Nearly two years after President Barack Obama undertook the biggest change in U.S.-Cuba policy in half a century, the island’s communist regime suddenly finds itself at a new diplomatic crossroads, awaiting a President-elect Donald Trump who has increasingly embraced the harsh rhetoric of Obama’s most forceful Cuba critics.
Whether Trump will immediately undo the executive actions that restored relations between the two countries remains unclear. But the language adopted by Trump and his closest advisers in the hours following Fidel Castro’s death and over the weekend, and one of the incoming president’s recent transition hires, suggest Trump might be serious about punishing Cuba for not doing more in return after the U.S. lifted many of its travel, banking and commercial sanctions.
Though Obama's overtures weren't conditioned on any specific concessions by Cuba, the Cuban government has not shown much willingness to reciprocate by loosening its grip on civil society. In the face of a Trump presidency, that could prove to have been a missed opportunity to build good will.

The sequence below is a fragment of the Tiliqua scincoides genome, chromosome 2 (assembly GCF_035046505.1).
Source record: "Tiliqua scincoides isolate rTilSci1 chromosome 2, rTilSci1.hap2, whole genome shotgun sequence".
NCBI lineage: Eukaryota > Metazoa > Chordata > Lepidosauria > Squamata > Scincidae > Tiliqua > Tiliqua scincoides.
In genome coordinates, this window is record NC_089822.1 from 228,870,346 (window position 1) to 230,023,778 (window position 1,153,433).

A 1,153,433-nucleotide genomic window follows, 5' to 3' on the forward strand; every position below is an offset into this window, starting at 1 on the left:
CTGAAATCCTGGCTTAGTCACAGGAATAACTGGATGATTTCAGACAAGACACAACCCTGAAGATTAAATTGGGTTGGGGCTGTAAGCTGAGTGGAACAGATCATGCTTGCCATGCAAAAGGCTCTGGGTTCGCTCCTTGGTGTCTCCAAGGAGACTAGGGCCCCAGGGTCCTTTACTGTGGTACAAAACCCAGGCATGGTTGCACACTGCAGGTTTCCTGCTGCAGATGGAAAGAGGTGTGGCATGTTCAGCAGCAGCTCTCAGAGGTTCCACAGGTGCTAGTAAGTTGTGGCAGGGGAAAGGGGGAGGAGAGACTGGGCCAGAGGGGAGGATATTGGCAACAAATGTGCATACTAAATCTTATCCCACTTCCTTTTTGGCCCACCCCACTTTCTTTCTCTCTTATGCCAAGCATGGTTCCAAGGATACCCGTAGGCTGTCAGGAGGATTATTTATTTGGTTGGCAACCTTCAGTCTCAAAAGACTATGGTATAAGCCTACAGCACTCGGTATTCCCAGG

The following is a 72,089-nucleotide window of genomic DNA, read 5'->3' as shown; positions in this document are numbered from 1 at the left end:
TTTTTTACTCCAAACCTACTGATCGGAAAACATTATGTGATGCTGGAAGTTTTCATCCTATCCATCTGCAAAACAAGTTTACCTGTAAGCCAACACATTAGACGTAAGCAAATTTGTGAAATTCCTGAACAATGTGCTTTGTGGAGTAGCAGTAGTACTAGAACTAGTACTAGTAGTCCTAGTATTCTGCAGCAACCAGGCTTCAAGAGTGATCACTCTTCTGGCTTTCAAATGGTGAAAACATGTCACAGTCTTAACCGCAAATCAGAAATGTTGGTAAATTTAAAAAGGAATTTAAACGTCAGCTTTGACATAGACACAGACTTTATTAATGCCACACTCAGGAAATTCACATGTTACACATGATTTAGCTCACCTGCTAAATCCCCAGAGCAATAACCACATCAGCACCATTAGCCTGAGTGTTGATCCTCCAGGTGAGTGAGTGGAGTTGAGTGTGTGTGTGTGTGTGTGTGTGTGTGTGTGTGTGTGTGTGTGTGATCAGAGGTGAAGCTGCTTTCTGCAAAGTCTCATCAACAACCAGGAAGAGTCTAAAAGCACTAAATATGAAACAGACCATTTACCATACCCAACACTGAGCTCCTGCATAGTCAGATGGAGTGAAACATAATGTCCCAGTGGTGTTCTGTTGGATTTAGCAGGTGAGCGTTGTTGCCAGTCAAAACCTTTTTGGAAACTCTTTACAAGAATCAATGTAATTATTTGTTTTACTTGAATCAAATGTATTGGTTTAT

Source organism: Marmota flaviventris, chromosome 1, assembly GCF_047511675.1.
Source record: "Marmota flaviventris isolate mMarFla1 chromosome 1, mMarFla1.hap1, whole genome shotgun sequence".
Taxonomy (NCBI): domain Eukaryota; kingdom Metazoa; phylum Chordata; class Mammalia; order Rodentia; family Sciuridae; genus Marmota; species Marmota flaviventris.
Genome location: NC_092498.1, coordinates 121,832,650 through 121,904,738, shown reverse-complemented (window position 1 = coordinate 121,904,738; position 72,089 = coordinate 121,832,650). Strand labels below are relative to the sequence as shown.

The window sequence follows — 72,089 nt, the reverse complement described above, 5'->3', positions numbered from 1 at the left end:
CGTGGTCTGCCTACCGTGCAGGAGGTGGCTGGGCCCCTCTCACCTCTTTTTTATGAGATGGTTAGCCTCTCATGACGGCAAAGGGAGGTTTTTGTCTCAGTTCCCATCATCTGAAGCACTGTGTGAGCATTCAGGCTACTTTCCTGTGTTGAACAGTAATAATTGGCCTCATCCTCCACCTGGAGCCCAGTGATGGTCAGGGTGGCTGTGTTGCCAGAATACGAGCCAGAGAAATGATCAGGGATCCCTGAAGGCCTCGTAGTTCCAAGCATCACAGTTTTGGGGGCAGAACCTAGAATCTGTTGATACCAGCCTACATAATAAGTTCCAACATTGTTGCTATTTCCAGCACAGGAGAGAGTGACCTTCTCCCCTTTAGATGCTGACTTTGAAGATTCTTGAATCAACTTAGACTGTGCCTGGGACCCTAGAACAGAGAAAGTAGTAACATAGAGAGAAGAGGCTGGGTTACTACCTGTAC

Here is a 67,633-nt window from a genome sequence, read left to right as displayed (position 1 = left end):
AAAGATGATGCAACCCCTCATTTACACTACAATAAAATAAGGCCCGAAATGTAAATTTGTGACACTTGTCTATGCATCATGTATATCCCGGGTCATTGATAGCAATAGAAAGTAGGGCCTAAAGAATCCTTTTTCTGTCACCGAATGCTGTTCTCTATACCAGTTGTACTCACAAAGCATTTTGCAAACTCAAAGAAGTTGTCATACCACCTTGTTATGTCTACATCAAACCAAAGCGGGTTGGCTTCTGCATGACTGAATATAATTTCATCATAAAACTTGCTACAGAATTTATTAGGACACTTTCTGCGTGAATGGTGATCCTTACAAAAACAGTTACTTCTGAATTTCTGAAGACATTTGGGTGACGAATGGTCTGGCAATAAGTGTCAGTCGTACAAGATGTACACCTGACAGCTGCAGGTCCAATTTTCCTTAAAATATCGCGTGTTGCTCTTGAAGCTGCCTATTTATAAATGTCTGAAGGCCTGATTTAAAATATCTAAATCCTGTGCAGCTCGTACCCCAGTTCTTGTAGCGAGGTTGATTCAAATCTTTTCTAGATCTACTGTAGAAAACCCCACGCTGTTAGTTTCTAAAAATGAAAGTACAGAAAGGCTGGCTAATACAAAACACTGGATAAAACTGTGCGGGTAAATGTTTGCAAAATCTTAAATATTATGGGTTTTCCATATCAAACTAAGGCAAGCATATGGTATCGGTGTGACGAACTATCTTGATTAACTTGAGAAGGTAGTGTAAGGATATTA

“President-elect Trump is going to be looking for some movement in the right direction in order to have any sort of deal with Cuba,” Reince Priebus, Trump’s White House chief of staff, said on “Fox News Sunday.” “I mean, it can’t just be nothing and then you get total and complete cooperation from the United States. There has to be something, and what that something is... is yet to be determined.”
Ever the negotiator, Trump has threatened to end all ties with the island so that, as president, he can extract some sort of concession from Cuba. The Obama actions Trump opposes have given him leverage to use against the island.
Photo credit: Al Diaz, Miami Herald